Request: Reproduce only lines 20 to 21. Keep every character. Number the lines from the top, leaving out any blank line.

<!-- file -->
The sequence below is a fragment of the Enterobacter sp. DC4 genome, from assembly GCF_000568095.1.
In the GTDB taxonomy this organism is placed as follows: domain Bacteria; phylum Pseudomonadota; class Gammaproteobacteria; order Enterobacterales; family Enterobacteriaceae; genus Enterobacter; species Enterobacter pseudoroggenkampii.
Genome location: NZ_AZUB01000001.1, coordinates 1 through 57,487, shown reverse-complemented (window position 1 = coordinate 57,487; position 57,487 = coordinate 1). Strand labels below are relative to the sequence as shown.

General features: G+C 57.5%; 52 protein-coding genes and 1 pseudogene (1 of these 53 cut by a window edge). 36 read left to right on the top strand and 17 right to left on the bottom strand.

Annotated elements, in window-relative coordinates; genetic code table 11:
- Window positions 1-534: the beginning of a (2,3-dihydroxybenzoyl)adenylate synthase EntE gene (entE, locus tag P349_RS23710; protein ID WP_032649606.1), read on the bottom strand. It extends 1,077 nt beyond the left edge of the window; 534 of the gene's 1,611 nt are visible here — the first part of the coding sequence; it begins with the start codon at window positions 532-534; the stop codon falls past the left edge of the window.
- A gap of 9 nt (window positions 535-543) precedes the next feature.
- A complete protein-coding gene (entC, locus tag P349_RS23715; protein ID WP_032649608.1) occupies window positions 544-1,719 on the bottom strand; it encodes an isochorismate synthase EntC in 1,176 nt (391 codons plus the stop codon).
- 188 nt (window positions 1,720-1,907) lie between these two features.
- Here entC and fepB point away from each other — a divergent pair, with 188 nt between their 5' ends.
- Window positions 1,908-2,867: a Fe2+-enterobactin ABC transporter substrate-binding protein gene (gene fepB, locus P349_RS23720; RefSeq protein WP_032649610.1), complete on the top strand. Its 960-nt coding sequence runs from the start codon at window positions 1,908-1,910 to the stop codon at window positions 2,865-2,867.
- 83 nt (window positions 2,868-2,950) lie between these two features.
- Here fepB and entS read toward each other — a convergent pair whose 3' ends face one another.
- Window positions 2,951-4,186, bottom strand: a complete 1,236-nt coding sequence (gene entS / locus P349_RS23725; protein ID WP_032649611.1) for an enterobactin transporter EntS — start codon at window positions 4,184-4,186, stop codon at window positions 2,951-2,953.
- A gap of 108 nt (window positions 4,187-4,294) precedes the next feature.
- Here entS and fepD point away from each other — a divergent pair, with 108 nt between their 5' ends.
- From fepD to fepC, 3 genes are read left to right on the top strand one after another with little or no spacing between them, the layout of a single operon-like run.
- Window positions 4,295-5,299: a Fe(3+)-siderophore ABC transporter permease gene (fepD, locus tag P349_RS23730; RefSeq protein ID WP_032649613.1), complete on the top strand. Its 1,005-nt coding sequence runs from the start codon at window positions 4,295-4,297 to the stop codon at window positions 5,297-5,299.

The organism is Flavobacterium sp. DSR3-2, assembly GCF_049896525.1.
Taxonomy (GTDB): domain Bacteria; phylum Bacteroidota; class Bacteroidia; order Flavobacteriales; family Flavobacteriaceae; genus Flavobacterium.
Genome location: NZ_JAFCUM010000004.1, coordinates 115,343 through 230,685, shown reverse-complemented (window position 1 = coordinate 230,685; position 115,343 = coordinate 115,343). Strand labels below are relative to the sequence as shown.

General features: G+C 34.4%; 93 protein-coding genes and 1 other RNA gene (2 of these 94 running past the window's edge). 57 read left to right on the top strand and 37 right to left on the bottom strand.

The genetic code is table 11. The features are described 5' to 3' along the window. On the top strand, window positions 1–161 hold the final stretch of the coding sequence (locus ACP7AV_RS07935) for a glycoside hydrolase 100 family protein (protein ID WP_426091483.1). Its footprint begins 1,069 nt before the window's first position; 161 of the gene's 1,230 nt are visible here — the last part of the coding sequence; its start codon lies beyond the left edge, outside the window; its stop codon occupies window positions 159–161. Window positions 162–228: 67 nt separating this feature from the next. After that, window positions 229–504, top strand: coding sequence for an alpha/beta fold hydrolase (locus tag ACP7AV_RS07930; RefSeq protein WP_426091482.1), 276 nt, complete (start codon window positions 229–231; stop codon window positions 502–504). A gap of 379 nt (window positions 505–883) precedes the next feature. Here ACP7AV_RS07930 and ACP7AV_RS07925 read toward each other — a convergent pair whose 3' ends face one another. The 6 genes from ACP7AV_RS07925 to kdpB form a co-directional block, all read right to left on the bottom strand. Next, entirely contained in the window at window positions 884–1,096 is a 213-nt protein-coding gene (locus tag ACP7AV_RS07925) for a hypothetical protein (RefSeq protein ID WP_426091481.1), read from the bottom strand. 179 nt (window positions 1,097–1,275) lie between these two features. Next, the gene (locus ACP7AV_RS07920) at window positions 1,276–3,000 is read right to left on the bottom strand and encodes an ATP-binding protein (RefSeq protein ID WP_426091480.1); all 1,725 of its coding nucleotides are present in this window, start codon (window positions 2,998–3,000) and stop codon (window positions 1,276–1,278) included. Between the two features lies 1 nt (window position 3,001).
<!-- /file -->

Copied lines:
Taxonomy (GTDB): domain Bacteria; phylum Bacteroidota; class Bacteroidia; order Flavobacteriales; family Flavobacteriaceae; genus Flavobacterium.
Genome location: NZ_JAFCUM010000004.1, coordinates 115,343 through 230,685, shown reverse-complemented (window position 1 = coordinate 230,685; position 115,343 = coordinate 115,343). Strand labels below are relative to the sequence as shown.